Released by: Madman Entertainment.
Aspect Ratio: 4:3 (anamorphic)
Take one long running (13 hours or so running time) anime series with a complicated storyline, try to distill the essence of that series into under two hours of running time. For extra effort further limit yourself by re-using the series animation and including around twenty minutes of genuinely new material. Giving yourself some room you turn directorial duties over to someone new and redo the vocal track to match. This, in a nutshell, is RahXephon the movie. It re-tells the story of the Mu's invasion of Earth with the major twist being instead of telling it from Ayato's perspective it shifts to follow Haruka primarily.
At least, that was the idea anyway.
Substantial work has been done to try and cram down the plotline into its barest essentials and it is all at the expense of the backstory and background characters. Kunugi and Isshiki become direct underlings of Lord Bahbem. Quon loses pretty much her entire speaking role and spends the vast bulk of the film sleeping and awaiting the film's conclusion. Itsuragi now pines after Quon instead of Haruka and Bahbem becomes a lot less obtuse & more direct about his intent. Structural change on a massive scale was always going to be neccesary to do a re-telling of the tale as a whole so the amount of change performed is expected. But it comes at a terrifc cost and it leaves me questioning exactly who the movie was intended for.
You see for the newcomer to the series the movie is something of a mess. Character development and growth had to be sacrificed largely to cram as much as possible of the complicated plot in. The end result is that a lot of the charm of the series, in the well rounded and developed background cast ensemble, is jettisoned to focus squarely on the Haruka and Ayato relationship. While there is some character work done for Haruka it ends up coming in choppy segments between the somewhat rushed plot driven scenes. The requirements that heavily re-using animation from the series forces is a great deal of expositary scene work to maintain visual coherency. To try and deal with these otherwise dramaticly dry periods they have been edited so tightly to be at the point of incoherency. Long segments are tight enough that blinking can cause major plot elements to pass by. Even then characters often act in unexplained ways that serve the needs of the plot but seemingly have little other purpose - at least for the newcomer anyway.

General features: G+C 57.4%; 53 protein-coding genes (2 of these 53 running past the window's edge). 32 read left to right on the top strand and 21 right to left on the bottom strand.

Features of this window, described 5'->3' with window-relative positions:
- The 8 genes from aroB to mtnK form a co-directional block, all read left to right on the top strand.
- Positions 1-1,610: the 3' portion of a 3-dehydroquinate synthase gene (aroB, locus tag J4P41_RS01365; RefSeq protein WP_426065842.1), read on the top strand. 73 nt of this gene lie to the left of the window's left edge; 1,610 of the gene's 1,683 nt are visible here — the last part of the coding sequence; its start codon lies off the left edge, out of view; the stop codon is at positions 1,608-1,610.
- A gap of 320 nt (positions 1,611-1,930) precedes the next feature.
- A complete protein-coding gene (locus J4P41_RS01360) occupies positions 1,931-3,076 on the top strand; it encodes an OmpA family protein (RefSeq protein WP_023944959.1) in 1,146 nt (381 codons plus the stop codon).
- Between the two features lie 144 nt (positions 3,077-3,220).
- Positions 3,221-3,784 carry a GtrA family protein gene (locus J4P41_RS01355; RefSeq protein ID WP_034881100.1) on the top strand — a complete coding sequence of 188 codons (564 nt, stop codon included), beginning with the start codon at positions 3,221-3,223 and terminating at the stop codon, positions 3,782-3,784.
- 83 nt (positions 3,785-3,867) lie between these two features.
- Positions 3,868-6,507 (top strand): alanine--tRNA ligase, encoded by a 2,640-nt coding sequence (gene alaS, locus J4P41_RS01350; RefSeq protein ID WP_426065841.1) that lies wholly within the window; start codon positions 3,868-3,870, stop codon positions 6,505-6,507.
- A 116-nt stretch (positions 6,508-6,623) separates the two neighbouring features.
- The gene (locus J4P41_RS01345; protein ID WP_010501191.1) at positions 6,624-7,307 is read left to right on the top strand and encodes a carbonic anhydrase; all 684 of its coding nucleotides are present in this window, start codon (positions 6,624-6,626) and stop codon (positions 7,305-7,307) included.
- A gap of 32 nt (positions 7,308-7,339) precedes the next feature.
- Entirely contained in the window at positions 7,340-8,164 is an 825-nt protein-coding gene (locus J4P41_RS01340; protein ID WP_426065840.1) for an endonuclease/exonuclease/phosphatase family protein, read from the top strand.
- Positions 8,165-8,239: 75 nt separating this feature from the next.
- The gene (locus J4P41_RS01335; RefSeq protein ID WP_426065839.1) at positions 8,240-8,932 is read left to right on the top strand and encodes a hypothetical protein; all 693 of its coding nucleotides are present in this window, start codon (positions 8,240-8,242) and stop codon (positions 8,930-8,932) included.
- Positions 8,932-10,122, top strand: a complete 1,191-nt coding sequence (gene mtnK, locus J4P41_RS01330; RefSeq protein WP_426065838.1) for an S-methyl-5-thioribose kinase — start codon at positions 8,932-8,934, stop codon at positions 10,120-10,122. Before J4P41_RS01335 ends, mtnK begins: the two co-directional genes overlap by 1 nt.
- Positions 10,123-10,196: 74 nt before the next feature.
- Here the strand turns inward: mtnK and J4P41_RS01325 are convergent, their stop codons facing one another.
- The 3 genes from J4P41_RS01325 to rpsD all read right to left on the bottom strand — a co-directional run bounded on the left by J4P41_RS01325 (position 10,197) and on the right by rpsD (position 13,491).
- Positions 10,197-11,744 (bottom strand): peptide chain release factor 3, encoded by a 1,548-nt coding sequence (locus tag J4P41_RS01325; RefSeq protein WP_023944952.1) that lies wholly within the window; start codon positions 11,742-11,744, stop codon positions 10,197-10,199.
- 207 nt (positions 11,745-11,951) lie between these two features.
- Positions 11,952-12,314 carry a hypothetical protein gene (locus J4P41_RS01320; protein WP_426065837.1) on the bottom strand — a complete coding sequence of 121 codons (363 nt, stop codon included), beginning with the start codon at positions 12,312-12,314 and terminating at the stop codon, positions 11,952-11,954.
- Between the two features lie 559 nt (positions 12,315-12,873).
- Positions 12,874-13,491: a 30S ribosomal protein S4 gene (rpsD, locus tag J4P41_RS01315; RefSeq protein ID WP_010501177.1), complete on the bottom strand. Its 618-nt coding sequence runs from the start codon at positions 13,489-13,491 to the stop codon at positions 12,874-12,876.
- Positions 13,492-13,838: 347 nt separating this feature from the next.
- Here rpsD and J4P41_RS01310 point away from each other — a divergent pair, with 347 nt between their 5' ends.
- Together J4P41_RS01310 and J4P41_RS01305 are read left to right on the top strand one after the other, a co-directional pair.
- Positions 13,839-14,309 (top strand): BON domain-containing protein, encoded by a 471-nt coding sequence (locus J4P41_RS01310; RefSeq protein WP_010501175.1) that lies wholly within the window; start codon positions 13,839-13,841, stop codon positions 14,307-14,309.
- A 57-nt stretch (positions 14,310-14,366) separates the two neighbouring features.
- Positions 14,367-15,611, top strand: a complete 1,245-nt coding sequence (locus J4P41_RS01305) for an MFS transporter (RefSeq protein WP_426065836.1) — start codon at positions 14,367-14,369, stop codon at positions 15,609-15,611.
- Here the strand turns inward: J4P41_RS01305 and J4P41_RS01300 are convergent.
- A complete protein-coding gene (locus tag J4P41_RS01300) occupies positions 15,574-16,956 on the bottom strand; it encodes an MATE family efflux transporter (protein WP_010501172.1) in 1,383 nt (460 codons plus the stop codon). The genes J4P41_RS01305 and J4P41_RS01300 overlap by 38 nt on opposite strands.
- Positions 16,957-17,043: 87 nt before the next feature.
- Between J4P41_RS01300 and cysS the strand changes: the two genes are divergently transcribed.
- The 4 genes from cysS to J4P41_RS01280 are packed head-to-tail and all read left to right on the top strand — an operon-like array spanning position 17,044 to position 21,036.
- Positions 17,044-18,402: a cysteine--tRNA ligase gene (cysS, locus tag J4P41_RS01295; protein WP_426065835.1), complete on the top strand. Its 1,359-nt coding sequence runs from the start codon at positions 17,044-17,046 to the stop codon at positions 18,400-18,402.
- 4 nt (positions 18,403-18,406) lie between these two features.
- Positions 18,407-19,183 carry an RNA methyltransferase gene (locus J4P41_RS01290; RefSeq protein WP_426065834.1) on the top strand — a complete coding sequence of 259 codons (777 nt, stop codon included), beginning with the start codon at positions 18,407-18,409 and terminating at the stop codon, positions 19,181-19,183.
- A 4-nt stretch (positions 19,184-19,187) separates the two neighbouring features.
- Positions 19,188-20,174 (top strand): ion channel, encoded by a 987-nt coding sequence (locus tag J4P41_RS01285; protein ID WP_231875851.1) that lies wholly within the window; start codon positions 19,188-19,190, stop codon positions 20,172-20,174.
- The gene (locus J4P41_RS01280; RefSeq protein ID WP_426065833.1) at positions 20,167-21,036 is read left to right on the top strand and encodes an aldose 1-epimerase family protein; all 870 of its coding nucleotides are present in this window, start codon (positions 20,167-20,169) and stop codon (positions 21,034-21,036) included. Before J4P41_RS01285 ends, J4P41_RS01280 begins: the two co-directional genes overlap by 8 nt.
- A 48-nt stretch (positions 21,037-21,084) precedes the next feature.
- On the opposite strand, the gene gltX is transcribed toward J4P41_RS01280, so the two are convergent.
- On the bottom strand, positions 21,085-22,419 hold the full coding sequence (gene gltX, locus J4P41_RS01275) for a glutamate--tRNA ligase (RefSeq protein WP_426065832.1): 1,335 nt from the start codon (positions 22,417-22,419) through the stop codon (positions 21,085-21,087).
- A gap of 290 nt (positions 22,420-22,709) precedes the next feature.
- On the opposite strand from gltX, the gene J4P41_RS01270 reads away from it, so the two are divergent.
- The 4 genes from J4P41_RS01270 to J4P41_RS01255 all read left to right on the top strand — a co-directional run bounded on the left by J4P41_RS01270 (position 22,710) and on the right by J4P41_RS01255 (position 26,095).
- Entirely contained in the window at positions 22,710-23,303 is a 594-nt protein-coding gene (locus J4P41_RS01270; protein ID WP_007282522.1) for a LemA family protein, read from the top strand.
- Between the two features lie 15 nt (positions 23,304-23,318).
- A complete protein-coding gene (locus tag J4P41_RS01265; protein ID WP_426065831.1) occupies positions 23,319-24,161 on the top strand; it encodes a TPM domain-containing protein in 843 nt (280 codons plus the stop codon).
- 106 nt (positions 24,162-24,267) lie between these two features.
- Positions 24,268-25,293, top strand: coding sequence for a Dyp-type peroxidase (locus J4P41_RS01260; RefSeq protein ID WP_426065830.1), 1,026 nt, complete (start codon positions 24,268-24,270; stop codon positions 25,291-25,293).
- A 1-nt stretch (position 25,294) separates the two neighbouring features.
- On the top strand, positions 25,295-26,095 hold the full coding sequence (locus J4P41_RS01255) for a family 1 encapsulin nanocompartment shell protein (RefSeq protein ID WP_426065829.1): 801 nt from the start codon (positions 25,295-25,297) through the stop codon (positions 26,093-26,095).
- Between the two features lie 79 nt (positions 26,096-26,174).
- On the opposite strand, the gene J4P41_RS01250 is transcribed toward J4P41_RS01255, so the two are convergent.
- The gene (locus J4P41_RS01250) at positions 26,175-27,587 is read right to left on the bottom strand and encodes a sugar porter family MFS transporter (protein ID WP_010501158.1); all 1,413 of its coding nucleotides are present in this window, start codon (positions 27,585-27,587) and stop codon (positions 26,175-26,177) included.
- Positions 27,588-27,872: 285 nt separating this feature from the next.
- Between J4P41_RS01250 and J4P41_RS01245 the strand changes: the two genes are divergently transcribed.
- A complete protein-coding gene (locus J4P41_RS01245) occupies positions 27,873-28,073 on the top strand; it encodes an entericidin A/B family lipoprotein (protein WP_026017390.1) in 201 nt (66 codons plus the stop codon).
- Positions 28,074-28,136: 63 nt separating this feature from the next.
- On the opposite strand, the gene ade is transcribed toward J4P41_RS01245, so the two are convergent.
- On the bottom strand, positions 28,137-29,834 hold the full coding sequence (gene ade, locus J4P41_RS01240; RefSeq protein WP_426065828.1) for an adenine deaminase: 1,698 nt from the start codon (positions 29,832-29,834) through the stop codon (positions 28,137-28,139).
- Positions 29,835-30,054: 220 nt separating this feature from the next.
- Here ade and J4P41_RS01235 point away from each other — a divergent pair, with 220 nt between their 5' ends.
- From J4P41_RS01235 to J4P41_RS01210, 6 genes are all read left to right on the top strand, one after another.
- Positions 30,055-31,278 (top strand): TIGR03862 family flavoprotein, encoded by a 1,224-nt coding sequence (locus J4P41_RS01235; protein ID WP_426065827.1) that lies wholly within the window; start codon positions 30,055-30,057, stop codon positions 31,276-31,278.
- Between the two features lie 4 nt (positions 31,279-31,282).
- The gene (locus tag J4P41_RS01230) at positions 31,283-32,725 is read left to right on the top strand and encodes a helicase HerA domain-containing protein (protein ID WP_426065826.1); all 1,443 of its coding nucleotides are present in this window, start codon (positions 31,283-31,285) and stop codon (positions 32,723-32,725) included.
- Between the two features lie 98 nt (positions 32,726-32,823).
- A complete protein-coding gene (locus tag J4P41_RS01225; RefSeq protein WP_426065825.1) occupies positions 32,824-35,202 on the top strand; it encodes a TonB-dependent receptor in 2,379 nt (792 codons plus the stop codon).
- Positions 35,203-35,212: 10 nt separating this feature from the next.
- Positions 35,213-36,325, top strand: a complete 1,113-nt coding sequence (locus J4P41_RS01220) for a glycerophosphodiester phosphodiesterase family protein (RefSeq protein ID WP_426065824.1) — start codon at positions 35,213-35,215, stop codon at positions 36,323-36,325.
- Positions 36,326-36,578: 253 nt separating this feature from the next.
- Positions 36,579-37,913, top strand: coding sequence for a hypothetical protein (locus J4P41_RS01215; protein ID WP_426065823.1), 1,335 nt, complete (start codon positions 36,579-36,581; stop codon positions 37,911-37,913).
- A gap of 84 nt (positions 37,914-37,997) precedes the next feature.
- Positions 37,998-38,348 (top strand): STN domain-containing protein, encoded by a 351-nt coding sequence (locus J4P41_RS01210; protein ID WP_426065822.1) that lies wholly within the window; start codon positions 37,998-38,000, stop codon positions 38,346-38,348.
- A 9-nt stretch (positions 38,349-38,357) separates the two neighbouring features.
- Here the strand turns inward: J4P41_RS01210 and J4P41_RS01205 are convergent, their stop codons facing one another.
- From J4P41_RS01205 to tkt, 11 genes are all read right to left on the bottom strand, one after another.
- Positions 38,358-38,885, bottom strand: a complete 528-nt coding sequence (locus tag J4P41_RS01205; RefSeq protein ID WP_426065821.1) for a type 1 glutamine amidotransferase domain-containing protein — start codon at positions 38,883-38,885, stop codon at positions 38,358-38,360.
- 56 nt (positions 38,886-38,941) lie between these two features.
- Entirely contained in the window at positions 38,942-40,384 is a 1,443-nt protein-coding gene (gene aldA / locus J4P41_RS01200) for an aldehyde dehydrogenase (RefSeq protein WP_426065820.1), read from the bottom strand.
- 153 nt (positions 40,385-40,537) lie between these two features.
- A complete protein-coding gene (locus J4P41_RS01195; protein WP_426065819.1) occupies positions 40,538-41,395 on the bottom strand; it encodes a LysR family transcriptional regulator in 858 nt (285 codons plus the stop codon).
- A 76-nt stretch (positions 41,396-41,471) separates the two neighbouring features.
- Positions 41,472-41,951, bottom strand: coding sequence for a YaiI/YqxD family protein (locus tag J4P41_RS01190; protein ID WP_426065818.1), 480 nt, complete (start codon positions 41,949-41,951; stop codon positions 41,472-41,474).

For the veteran of the series then a lot of the motivational confusion melts away. You know why Ayato runs through Tokyo yelling for the RahXephon, or why Asahina is freaked out at seeing Ayato again but feeling like she can't remember something important. Potentially then the movie becomes a chance to see another side of the story to understand it better. Except that in the reworking done the story told isn't that of the series. It bears superficial resemblances to the series in general terms but almost everything else is changed. Only the core aspect - Haruka striving against the return of the Mu to regain Ayato - remains while the detail completely changes.
The nature of what the Xephon system and Rah Xephon itself is becomes quite distinct from the series. Indeed the multi-layered symbology running through the series has been pinned right back and reworked into a simpler form. Again this is unsurprising given the scope of the movie in trying to re-tell the story as a whole. But it does raise an awkward question - for the fan of the series, if the movie bears scant relation to the events of the series then what do they get out of it? The answer is a considerably simplified and re-cast vision of what RahXephon is about. But we don't get any new revelations and indeed people watching the film will get a quite different, and I'd argue wrong, impression of what it was all about.
The disc itself contains no other features besides some trailers. We do get the Japanese and English sound tracks in 5.1 but because of the use of series animation the entire film is presented in 4:3 ratio. The best bit of the package, and what makes buying it worthwile for me, is the art booklet that comes with the disc which contains a wealth of interviews and artwork about the movie and the series in general. Yutaka Izubuchi's interview was particularly interesting as it confirmed some of the symbology interpretation I'd made. Also of interest is Mamoru Oshii's thoughts and comments on the film, he nails exactly the film's problem. If he ever got the time I'd be interested to hear his comments on the series as I suspect it corrects a lot of what he finds lacking in the film.
Now I have spent a lot of time pointing out the movie's flaws but in all fairness there is a lot that is noteworthy about the movie too. As an example of taking existing footage and retooling it to tell a new story while avoiding visual glitches it is a remarkable piece of work. It also highlights the difference a director can make as the tone and feel of the piece has changed markedly from the feel of the series despite the heavy re-use of footage. It also is remarkable, given the budget & time restrictions they were operating under, how coherent a film did come out the other end.
It is just a crying shame it isn't a good film.